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ARTICLE |

The Prevalence of Symptoms in Medical Outpatients and the Adequacy of Therapy

Mary E. Arrington; A. David Mangelsdorff
Arch Intern Med. 1990;150(8):1685-1689. doi:10.1001/archinte.1990.00040031685016.
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Common symptoms account for substantial patient disability and health services utilization. To determine the prevalence of 15 symptoms and the adequacy of therapy, 500 medical outpatients were surveyed. The 410 respondents indicated which symptoms were "major problems" and what therapy, if any, had been helpful. Each symptom was present in at least 10% of patients, with the most prevalent symptoms being fatigue (33%) and back pain (32%). Patients were clustered into three groups: (1) 140 were asymptomatic or monosymptomatic, (2) 135 reported 2 or 3 symptoms, and (3) 135 had 4 or more symptoms. The majority (77%) of these symptoms had been previously reported to a physician. Whereas 80% of patients with pain syndromes and gastrointestinal complaints had obtained some therapeutic benefit, only 39% of the individuals with fatigue, dyspnea, dizziness, insomnia, sexual dysfunction, depression, and anxiety reported any relief. Better therapy is needed for these common outpatient complaints.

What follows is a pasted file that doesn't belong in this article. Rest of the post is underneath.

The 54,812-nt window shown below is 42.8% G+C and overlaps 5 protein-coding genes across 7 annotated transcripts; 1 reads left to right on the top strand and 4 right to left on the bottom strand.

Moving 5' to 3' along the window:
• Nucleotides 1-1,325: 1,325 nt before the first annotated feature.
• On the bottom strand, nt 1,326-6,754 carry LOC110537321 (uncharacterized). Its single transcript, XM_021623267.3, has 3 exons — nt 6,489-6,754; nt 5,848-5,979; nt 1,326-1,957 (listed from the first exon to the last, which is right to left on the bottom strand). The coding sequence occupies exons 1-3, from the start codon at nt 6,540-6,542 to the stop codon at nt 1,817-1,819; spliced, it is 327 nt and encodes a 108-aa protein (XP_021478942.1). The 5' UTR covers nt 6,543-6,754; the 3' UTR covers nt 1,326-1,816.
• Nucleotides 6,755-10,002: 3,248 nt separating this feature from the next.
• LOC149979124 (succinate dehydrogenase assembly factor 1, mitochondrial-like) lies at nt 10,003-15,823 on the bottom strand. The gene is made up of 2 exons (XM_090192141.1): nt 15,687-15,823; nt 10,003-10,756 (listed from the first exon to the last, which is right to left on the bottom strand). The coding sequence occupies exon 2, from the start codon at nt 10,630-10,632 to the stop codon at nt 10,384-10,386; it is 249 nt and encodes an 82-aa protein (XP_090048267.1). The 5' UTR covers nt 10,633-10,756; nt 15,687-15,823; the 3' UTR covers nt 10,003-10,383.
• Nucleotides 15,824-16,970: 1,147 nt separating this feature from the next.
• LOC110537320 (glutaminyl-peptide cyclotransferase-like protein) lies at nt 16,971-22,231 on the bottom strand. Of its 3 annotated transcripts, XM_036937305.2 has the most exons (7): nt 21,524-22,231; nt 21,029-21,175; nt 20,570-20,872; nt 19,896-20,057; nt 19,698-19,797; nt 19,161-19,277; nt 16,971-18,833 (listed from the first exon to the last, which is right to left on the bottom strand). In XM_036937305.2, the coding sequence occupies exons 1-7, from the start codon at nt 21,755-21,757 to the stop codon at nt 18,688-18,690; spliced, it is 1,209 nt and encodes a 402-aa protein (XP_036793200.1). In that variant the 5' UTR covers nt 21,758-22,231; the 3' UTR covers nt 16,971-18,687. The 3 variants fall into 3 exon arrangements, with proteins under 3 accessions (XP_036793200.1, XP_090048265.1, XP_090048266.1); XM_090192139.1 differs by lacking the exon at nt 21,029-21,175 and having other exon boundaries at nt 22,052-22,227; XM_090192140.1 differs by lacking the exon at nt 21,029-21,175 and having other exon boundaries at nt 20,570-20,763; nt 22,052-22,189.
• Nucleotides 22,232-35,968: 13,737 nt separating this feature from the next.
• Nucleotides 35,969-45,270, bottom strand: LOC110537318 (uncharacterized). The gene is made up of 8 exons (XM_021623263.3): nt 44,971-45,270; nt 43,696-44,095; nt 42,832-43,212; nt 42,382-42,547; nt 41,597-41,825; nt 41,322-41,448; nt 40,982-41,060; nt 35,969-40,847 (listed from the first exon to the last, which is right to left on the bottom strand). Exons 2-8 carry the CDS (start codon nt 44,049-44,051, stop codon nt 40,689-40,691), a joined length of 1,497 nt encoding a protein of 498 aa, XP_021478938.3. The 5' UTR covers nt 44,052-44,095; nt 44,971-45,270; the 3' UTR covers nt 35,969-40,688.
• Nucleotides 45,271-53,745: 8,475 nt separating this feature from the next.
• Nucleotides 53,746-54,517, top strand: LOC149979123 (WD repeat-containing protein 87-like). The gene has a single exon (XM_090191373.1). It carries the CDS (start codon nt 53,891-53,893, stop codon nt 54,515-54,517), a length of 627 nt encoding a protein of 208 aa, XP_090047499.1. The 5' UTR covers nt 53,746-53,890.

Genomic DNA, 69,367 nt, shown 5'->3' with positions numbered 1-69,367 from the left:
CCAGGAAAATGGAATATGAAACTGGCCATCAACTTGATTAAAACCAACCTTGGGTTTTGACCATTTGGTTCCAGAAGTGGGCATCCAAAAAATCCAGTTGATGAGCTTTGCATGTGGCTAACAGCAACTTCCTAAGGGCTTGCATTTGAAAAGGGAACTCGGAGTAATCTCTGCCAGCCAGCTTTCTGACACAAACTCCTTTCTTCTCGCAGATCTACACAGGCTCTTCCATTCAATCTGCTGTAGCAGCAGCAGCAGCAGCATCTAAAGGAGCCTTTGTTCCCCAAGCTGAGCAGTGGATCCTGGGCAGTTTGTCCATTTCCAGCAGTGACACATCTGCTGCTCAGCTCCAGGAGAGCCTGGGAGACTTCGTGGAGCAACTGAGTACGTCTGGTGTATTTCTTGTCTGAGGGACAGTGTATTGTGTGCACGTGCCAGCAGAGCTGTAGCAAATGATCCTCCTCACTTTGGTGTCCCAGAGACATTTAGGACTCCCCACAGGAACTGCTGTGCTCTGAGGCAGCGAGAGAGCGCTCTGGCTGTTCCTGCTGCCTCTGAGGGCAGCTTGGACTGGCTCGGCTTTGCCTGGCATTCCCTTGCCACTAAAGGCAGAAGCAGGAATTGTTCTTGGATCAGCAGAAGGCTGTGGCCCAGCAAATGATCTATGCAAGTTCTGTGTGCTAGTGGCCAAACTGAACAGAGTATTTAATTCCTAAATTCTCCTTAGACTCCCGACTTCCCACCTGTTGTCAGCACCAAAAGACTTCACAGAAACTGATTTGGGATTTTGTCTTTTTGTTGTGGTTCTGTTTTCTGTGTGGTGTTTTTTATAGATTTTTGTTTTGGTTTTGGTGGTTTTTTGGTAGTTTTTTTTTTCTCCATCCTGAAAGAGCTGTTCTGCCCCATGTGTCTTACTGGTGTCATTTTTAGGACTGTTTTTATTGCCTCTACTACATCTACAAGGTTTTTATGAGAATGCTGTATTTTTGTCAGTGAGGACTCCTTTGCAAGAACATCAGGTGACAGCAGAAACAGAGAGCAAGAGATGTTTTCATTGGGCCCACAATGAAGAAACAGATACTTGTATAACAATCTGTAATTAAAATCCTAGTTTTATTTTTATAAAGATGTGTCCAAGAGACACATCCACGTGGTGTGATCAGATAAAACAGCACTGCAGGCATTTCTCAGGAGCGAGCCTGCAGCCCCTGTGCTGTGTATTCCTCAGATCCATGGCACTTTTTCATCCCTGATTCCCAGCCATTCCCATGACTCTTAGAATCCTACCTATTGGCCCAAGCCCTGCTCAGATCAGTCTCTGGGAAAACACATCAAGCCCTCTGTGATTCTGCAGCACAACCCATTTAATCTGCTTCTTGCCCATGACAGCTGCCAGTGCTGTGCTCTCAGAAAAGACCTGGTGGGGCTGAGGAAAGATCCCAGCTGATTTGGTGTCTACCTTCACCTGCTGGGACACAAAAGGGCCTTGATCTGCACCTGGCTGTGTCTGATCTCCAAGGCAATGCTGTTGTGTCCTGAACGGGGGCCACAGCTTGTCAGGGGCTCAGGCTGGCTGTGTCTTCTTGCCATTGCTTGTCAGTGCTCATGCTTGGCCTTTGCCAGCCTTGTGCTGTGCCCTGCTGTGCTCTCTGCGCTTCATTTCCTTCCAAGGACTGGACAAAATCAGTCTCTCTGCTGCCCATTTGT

(Arch Intern Med. 1990;150:1685-1689)

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